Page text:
Affiliations

Department of Obstetrics and Gynecology

Aurora Sinai Medical Center

Aurora University of Wisconsin Medical Group and Center for Urban Population Health

Aurora Research Institute

Department of Gynecologic Oncology, Aurora West Allis Medical Center

Presentation Notes

Poster presented at: Aurora Scientific Day; May 20, 2020; virtual webinar hosted in Milwaukee, WI.

Abstract

Background: Music therapy has been used as complementary therapy in oncology patients undergoing chemotherapy for decades. Several studies have suggested potential benefits associated with music therapy use, including alleviation of mood symptoms like anxiety and other common chemotherapy side effects like nausea and vomiting. Although case reports have reported music therapy use among women with gynecologic cancers, no formal studies have been conducted.

Purpose: To evaluate patients’ thoughts on music therapy as an adjunct to chemotherapy and to evaluate patients’ use of music therapy in comparison to other media types.

Methods: We conducted a feasibility study that prospectively surveyed adult women undergoing chemotherapy for a gynecologic cancer (endometrial cancer, ovarian cancer, cervical cancer, etc) within 1 hospital center from June 2018 to July 2019. Women were asked demographic and preliminary questions prior to being provided preselected music on an audio listening device. Following their chemotherapy session, women were asked to complete a survey remarking on their thoughts about music therapy and use of other media. Basic descriptive statistics were conducted.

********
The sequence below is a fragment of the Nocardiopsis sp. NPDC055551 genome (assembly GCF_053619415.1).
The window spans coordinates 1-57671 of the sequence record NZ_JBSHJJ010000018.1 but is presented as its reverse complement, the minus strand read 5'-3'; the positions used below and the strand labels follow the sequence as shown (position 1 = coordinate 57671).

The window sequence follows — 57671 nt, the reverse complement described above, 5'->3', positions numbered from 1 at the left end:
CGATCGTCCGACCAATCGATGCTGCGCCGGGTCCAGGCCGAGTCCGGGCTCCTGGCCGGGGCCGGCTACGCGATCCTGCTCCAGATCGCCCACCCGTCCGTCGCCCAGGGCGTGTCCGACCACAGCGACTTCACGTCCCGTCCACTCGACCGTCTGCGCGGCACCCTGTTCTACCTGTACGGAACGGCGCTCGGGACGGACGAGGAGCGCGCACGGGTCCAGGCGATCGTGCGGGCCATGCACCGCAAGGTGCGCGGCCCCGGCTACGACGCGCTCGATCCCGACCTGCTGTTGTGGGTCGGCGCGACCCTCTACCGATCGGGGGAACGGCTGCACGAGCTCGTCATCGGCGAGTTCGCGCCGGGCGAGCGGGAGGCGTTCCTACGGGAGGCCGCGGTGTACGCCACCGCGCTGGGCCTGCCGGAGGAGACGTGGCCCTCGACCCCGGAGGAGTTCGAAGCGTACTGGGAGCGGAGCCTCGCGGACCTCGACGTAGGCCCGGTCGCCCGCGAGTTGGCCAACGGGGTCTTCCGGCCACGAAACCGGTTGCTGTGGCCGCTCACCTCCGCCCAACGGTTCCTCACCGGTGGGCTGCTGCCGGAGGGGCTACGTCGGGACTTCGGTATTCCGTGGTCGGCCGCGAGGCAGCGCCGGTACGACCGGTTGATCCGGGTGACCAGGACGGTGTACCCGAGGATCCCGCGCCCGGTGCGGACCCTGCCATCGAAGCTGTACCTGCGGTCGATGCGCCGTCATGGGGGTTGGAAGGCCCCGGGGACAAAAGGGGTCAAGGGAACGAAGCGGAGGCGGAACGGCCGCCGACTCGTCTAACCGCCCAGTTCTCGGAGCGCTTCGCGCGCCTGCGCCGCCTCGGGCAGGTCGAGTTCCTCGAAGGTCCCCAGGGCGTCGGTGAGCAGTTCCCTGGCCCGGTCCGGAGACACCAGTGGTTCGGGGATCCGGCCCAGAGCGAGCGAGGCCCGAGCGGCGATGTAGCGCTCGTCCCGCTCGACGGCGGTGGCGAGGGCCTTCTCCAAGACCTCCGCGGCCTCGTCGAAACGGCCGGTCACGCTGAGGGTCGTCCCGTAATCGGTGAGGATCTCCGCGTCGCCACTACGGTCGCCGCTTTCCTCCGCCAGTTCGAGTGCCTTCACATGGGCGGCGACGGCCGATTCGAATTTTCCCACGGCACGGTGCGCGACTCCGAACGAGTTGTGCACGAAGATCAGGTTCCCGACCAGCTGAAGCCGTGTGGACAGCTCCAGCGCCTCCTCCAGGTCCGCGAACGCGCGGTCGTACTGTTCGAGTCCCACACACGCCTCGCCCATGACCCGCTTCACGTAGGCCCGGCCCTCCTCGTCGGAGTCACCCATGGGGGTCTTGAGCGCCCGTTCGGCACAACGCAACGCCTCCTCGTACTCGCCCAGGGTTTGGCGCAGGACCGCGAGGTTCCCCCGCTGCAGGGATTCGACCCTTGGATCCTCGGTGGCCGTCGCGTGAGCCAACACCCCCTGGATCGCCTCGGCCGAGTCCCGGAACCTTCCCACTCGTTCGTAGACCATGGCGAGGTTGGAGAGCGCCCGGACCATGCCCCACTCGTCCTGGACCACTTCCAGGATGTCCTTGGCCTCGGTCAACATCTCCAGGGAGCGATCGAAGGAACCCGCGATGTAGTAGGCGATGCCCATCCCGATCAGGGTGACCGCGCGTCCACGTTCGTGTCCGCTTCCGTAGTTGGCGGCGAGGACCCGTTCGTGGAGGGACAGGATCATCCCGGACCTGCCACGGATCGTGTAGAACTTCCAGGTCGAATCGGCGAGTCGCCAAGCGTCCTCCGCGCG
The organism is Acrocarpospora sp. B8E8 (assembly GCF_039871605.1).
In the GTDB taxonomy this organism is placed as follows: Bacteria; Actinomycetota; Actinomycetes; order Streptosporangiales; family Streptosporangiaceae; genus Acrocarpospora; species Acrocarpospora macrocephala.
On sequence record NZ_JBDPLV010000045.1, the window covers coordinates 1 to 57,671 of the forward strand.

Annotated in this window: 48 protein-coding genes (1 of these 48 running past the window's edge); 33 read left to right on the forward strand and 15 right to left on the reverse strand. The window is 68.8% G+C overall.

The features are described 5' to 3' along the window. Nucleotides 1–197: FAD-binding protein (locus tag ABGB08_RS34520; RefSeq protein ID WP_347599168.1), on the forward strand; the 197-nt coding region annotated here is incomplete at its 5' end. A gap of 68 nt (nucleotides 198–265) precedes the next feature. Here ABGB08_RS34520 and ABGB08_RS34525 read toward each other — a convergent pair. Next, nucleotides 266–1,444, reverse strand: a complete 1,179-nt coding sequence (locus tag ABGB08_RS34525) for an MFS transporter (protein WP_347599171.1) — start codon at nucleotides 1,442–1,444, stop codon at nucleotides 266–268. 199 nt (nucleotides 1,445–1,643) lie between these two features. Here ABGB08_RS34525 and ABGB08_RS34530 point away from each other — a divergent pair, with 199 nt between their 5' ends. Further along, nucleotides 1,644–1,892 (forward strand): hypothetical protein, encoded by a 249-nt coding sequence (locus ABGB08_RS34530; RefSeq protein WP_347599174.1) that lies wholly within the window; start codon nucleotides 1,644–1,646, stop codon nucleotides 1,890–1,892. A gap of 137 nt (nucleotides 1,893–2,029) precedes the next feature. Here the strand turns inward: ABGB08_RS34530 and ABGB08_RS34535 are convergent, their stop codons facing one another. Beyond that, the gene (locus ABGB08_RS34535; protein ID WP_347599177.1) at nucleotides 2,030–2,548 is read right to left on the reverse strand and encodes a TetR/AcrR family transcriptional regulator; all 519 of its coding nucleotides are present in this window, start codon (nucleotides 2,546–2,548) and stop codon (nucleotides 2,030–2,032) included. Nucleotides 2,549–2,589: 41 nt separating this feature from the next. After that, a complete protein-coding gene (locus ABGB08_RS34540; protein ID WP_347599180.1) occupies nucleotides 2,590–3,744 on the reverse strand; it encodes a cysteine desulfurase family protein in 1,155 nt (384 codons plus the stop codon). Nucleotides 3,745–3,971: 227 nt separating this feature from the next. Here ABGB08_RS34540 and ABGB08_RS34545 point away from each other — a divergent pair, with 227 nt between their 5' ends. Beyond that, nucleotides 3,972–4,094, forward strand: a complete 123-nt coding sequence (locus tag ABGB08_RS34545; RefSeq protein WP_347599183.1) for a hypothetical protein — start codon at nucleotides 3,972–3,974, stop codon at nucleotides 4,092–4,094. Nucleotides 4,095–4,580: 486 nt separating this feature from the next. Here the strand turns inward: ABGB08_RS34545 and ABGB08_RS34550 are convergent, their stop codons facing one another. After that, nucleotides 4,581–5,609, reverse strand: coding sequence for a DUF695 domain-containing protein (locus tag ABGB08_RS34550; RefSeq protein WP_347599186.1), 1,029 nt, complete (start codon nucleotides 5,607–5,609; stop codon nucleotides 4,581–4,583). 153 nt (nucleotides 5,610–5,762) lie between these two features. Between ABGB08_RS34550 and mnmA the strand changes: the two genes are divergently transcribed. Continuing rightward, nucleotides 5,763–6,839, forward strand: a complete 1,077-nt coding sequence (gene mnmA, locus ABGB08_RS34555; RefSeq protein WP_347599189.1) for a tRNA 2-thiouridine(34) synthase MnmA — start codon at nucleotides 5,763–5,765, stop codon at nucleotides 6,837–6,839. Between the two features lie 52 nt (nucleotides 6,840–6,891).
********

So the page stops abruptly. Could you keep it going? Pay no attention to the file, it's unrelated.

Results: Overall, 20 women completed surveys, of which 50% were 30–59 years of age, with the remainder greater than 60 years of age. Women were predominately Caucasian (75%) and mostly had either ovarian (50%) or endometrial (45%) cancer. Overall, 80% of women chose to listen to the music provided instead of their own music. Most women (35%) listened to music for 30–39 minutes during their chemotherapy session. Choice of music genre varied greatly between women. Ultimately, 70% of women participated in another activity in addition to listening to music, with 85% choosing to switch to another activity entirely at some point during their chemotherapy session. The most common activities patients engaged in besides music therapy included talking to family and friends (65%), social media (30%), reading (25%), and sleeping (25%). Women found music therapy to be very helpful, relaxing, and a good time-filler.

Conclusion: Although many women listened to music during their chemotherapy, most also engaged in another activity, sometimes switching completely to that other activity. Based on our findings and the difficulties of even surveying patients, participation in a larger study aimed at evaluating effects of music therapy on chemotherapy in women with gynecologic cancers may be quite difficult.

Document Type

Article

PubMed ID

33163557

DOI

10.17294/2330-0698.1818

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